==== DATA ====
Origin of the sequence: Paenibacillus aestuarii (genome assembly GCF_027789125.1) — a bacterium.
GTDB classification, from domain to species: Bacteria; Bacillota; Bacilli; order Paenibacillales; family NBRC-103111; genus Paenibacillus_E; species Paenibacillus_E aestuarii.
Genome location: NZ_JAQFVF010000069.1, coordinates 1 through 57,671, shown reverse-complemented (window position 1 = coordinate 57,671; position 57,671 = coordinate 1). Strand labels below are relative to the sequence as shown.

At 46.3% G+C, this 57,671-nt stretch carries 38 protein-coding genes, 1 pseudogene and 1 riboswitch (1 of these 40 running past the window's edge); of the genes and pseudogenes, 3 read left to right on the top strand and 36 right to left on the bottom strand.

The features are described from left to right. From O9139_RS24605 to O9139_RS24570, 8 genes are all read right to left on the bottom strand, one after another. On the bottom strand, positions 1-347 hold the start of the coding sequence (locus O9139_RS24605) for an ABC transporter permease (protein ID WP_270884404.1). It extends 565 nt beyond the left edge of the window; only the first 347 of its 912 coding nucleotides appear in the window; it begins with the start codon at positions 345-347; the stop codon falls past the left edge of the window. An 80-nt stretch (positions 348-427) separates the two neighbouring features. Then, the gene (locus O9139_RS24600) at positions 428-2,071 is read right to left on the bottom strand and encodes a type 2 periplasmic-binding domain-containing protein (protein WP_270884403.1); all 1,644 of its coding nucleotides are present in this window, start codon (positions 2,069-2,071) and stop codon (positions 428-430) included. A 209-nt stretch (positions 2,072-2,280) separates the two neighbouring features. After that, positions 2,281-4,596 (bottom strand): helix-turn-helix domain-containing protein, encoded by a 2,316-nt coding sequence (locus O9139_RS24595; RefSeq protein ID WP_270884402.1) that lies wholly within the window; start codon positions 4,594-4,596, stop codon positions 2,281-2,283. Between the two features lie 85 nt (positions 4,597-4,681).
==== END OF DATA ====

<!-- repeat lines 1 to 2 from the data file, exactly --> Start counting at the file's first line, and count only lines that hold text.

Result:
Origin of the sequence: Paenibacillus aestuarii (genome assembly GCF_027789125.1) — a bacterium.
GTDB classification, from domain to species: Bacteria; Bacillota; Bacilli; order Paenibacillales; family NBRC-103111; genus Paenibacillus_E; species Paenibacillus_E aestuarii.